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EU Ministers approve plastics food packaging law.

THE PLASTICS industry will have to grapple with a new detailed European Union (EU) regulation laying down rules on the manufacture and use of plastics as materials for packaging in contact with food.

This proposed law has been accepted by the EU Council of Ministers. It was drafted by the European Commission--and as long as the European Parliament does not object (and this is not expected)--the legislation should come into force from January 2013.

From that point, companies will start testing whether materials used to make these plastics leach into foodstuffs at safe levels. From 2013, they may use the new regulation's system for making these 'migration tests'--it becomes compulsory from January 2016.

An explanatory memorandum fixed to the legislation explained that a sophisticated testing regime was needed because of the increasing complexity of plastics packaging. "In recent years plastic food contact materials are being developed that do not only consist of one plastic but combine up to 15 different plastic layers to attain optimum functionality and protection of the food, while reducing packaging waste," it noted.

The legislation tries to keep a handle on this by insisting only substances included in a list of authorised substances maybe used to make plastic layers in plastic materials and articles for food packaging. This list is wide-ranging, containing monomers or other starting substances; additives excluding colorants; polymer production aids excluding solvents; and macromolecules obtained from microbial fermentation.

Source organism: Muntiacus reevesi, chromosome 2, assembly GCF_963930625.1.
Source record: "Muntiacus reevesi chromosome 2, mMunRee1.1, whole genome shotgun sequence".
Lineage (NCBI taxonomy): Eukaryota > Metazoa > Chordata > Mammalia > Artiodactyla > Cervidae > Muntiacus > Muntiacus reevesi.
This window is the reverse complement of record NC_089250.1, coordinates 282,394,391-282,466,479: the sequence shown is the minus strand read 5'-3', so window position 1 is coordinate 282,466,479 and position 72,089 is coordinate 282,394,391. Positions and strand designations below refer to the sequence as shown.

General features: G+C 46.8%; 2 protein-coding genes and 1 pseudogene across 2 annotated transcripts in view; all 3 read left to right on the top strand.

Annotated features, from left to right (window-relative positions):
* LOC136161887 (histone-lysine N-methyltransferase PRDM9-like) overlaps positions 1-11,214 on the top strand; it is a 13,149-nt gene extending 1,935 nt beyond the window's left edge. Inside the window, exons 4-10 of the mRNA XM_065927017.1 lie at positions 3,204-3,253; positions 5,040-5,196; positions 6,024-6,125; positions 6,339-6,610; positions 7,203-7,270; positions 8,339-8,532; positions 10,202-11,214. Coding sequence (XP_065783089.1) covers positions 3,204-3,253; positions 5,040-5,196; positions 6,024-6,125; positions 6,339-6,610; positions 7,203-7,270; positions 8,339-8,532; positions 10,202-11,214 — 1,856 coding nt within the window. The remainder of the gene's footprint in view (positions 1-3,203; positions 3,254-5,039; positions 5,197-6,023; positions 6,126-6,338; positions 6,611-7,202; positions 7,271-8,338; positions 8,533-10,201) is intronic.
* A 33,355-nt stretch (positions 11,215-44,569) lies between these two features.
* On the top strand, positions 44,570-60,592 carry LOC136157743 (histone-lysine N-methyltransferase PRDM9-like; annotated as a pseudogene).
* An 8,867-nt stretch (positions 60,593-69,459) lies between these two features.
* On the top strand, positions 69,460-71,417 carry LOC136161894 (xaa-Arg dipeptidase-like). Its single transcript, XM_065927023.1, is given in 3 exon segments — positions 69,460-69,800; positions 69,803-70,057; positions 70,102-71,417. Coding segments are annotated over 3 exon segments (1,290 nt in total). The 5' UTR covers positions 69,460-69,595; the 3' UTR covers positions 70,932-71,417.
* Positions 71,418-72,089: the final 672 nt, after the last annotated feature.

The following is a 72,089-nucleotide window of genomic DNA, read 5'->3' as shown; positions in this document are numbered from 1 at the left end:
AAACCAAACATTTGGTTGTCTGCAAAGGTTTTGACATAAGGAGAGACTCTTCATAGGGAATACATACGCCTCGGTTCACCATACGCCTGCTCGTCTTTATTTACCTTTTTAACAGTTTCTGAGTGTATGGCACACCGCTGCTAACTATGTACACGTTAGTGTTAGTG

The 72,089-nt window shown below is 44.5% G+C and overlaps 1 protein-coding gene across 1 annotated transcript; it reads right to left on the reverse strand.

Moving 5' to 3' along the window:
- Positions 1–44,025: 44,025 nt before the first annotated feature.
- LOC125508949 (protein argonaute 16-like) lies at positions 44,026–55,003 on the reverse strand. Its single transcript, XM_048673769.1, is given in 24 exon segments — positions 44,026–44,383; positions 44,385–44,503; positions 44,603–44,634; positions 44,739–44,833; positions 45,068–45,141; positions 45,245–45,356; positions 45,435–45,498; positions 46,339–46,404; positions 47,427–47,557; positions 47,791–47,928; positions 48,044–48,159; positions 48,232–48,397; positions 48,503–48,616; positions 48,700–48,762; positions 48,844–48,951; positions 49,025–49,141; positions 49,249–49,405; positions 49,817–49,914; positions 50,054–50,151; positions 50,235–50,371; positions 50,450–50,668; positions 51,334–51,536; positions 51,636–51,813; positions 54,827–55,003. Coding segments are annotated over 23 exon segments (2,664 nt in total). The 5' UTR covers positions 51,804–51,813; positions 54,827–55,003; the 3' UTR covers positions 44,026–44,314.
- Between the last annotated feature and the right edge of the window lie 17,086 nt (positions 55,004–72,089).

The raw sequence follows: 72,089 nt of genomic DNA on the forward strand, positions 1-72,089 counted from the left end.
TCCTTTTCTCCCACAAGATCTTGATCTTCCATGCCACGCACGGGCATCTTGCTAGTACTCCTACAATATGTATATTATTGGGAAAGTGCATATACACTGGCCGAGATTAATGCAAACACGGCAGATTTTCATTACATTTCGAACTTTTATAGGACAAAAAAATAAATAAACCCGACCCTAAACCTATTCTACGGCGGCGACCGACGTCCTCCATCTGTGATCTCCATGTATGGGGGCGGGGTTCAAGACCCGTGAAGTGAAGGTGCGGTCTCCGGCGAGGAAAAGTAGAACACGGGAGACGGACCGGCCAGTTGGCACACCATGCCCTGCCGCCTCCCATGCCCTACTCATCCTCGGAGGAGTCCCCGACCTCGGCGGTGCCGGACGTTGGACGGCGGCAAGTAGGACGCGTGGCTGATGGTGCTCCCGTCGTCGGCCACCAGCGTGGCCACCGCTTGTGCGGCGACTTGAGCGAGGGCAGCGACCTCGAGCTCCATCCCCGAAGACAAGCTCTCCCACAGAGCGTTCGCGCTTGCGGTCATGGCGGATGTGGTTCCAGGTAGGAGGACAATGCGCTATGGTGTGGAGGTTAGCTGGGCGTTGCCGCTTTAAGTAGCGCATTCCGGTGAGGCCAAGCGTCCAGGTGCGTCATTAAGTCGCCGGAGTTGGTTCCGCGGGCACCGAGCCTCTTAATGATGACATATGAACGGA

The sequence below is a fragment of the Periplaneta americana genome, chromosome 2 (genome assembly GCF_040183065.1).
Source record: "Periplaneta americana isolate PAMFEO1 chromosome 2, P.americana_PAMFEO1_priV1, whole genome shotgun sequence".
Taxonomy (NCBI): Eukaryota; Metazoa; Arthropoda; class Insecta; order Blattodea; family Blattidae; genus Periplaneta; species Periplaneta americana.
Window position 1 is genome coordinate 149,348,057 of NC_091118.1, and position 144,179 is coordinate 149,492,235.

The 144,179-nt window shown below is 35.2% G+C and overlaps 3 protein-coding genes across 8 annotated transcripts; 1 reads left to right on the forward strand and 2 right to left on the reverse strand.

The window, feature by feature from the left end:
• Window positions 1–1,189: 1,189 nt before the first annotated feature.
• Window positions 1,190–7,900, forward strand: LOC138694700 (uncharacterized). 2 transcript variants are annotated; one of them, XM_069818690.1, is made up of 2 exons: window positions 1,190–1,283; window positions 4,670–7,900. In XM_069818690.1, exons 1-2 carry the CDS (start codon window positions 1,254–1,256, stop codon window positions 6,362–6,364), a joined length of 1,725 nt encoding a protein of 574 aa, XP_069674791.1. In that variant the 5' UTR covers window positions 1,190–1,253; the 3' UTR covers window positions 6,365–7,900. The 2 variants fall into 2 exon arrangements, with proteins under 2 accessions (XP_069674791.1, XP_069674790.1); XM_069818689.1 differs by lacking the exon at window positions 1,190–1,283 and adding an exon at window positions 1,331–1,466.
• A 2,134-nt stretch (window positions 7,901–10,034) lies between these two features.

And there are detailed rules on the amount of these substances that can end up in food. For certain substances, the legislation includes 'specific migration limits', and for others without a special limit, a general limit of 60 mg/kg shall apply. Furthermore, the legislation says: "Plastic materials and articles shall not transfer their constituents to food simulants inquantities exceeding 10 milligrams of total constituents released per dm2 of food contact surface (mg/dm2)."

Substances mutagenic, carcinogenic or toxic to reproduction cannot be used in food contact materials without previous authorisation.

The use of colourants and solvents in this packaging is not covered by the law and remains controlled by national rules within the EU's 27 member states, although the legislation notes "that situation should be reassessed at a later stage."

And where a special food contact barrier is used by manufacturers to protect food, unauthorised packaging materials can be used, so long as they do not leach into food at levels exceeding 0.01 mg/kg of food.
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Author:Nuthall, Keith
Publication:International News Services.com
Date:Dec 1, 2010
Words:405
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